SAN ANTONIOMost breast cancer patients vastly overestimate the benefits
of adjuvant chemotherapy, believing that it reduces their risk of recurrence
by as much as 77%, Laura Siminoff, PhD, reported at a general session of
the San Antonio Breast Cancer Symposium.
It is important for informed consent that women understand the true
risk-to-benefit ratio of adjuvant treatment, she said. The benefits of
adjuvant chemotherapy are real but modest, she pointed out, and many women
with a very low risk of recurrence are now receiving such therapy routinely.
Dr. Siminoff presented the results of a survey of 317 breast cancer
patients who had received adjuvant chemotherapy. All were members of the
National Alliance of Breast Cancer Organizations (NABCO); most were white
and college educated. On diagnosis, 83% had stage I or II disease.
The researchers, from the University of Texas Health Science Center,
San Antonio, where principal investigator Peter Ravdin, MD, PhD, is based,
and Case Western Reserve University, found that most of the women were
well informed about the initial status of their breast cancer. "They
knew their node status, tumor size in centimeters, and ER status,"
said Dr. Siminoff, associate professor of medicine at Case Western Reserve.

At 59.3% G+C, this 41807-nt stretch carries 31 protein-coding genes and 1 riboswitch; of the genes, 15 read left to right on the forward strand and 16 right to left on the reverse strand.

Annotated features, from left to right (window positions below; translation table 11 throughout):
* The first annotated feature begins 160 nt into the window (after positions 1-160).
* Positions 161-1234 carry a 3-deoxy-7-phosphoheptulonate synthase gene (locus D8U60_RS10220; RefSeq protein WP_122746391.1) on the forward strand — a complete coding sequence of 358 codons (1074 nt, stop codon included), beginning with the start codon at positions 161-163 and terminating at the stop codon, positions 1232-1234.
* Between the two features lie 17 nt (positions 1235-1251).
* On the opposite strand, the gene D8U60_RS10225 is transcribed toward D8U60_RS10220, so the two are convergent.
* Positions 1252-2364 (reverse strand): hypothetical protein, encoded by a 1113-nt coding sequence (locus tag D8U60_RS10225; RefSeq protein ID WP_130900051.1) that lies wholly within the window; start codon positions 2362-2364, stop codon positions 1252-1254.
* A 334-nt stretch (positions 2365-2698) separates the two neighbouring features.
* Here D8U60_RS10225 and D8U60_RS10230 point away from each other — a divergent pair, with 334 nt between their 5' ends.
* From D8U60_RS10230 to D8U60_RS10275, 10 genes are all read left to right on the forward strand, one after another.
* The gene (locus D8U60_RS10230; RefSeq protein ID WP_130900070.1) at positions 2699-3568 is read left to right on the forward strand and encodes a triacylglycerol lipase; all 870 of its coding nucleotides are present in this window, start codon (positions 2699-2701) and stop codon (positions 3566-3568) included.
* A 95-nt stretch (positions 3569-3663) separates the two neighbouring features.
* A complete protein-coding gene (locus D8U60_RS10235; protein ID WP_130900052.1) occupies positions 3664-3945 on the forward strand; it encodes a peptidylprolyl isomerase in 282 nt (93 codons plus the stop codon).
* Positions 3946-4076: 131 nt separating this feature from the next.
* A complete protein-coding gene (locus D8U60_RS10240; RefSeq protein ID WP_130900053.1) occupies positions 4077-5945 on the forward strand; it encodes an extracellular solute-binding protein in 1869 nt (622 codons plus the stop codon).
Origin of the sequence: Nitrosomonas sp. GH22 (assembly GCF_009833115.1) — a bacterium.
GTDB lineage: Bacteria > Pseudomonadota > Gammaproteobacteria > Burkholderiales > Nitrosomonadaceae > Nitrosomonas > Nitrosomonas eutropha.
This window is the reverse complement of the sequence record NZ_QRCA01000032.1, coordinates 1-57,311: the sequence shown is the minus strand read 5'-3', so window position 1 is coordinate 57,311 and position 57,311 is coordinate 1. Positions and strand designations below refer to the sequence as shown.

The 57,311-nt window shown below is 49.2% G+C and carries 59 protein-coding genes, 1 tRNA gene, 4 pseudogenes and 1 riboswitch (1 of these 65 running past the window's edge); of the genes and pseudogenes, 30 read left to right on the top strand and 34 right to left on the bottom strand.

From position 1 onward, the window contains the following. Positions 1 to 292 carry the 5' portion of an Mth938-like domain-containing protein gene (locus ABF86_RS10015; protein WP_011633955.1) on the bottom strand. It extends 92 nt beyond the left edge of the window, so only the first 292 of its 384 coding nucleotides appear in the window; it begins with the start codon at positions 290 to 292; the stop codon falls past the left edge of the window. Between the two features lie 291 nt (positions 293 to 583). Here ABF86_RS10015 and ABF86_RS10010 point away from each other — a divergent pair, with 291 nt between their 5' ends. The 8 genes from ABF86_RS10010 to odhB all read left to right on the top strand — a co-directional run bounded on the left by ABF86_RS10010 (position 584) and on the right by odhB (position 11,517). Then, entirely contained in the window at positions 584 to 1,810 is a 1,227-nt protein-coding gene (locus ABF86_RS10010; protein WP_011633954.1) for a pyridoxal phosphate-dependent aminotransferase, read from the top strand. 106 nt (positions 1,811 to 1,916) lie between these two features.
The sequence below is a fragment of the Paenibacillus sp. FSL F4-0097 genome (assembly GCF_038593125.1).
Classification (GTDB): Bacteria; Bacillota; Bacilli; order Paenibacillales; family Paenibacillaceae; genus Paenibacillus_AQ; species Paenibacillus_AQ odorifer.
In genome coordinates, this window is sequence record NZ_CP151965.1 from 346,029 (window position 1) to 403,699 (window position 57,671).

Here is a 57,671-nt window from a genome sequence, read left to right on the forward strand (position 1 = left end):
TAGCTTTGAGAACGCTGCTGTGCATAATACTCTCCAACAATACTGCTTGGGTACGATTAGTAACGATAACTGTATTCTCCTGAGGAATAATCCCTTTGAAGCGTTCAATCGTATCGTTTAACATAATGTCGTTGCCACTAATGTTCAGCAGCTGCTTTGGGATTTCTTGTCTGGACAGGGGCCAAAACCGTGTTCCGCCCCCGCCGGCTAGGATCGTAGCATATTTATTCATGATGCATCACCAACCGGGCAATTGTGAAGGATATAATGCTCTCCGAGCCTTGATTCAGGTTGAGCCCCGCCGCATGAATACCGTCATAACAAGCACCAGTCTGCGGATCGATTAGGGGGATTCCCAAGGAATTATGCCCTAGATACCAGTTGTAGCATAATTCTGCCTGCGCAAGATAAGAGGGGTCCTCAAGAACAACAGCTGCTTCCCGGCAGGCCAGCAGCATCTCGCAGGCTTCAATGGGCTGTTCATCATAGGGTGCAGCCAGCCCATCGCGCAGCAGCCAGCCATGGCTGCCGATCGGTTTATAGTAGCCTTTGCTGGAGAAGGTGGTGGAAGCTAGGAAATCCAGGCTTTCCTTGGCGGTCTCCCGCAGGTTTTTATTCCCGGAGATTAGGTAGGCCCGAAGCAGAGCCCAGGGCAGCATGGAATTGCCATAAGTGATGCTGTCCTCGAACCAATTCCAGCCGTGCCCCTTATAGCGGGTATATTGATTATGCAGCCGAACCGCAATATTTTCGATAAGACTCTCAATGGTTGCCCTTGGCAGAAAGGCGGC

However, only 45% had been given some form of quantitative information
about their prognosis, and even less, 27%, recalled being provided with
a quantitative estimate of their prognosis both with and without adjuvant
"Interestingly," Dr. Siminoff said, "the lack of quantitative
information did not stop these women from making such estimates for themselves;
70% provided us with estimates of what they believed was their risk of
relapse at five years both with and without their actual therapy."
The women's mean estimate of proportional risk reduction with adjuvant
therapy was "a staggering 77%."
The researchers also looked at a subset of patients who had stage I
disease at diagnosis and thus had the lowest risk-to-benefit ratio for
adjuvant treatment. "Again, these patients substantially overestimated
the effects of adjuvant therapy," she said. "Their median estimate
of their proportional risk reduction was 70%."
Small Benefits Important
Would these women still have wanted adjuvant therapy if they had received
an accurate estimate of their prognosis and the effectiveness of such treatment?
To answer that question, the women were asked to indicate what amount of
net benefit from adjuvant treatment they would find acceptable.
"Women on average indicated a willingness to accept a surprisingly
low amount of risk reduction," Dr. Siminoff said. "A median improvement
of only 1% would have been acceptable; however, there was substantial variation
between women, and a substantial minority wanted to receive much higher
degrees of benefit."
In addition to raising concerns about informed decision-making, particularly
among patients with low-risk, node-negative tumors, the survey results
are important, Dr. Siminoff believes, because of the current rush to write
treatment guidelines, often without input from consumers or empirical studies
of patient preferences.
Such guidelines may omit adjuvant treatment when the survival benefit
is small, but, she said, for some women, such small benefits may be important.
"We believe that guidelines should not be substituted for informed
decision-making," she said, "or be used to supersede individualized
patient care or patients' input about their values and preferences."